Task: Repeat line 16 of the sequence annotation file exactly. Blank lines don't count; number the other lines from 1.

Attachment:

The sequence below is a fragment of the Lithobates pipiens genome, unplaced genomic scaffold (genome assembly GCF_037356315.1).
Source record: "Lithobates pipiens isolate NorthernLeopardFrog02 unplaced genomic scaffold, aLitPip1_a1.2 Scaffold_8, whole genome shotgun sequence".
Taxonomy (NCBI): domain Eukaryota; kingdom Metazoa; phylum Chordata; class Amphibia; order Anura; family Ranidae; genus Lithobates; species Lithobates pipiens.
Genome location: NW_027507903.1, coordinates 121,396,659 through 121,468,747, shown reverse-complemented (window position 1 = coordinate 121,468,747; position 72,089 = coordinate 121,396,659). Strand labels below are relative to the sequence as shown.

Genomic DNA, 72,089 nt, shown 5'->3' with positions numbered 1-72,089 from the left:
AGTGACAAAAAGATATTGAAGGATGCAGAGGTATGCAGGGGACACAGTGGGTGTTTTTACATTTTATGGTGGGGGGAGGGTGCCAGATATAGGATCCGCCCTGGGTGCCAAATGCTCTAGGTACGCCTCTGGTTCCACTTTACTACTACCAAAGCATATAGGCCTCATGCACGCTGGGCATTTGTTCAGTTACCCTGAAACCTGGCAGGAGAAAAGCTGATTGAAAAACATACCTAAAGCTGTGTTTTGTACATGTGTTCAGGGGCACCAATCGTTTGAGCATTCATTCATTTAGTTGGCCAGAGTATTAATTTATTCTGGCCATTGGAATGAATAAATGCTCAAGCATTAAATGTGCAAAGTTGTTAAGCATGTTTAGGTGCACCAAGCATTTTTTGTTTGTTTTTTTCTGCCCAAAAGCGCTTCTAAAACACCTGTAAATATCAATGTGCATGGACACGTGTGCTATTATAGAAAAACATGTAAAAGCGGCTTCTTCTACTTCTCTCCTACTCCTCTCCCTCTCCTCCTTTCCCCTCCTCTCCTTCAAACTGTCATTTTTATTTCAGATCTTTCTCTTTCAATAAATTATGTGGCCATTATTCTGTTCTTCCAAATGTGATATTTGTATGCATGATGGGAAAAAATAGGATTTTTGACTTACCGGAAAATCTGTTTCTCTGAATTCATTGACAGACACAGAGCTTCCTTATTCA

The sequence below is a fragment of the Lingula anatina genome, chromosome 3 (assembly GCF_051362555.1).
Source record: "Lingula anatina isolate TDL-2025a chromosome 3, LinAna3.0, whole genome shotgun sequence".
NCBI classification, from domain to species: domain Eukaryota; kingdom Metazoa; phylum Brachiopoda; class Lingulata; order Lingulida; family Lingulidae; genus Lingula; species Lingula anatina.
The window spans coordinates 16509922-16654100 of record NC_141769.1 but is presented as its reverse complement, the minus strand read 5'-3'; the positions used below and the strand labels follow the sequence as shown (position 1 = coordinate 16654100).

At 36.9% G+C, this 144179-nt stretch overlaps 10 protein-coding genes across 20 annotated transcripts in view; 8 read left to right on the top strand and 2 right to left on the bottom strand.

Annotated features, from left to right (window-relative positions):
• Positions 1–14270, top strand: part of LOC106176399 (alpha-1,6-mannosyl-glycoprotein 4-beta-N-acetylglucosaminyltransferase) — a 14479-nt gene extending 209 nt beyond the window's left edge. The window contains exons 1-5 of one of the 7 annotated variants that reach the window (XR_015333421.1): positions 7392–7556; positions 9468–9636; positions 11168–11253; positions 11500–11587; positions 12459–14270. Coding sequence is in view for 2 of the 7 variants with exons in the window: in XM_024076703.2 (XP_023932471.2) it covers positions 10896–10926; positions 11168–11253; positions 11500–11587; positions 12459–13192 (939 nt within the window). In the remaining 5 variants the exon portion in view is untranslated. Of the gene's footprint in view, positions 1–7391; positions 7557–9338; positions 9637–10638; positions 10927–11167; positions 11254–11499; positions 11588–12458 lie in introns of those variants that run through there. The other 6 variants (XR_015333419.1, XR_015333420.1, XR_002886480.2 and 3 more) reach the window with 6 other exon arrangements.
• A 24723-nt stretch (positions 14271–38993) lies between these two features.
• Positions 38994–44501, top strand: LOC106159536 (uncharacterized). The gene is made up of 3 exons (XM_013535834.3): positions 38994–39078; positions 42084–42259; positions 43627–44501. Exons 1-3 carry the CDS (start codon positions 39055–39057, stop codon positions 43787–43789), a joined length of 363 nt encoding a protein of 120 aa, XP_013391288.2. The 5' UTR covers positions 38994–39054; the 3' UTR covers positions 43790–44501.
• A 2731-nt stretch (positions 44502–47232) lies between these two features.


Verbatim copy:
• A 2731-nt stretch (positions 44502–47232) lies between these two features.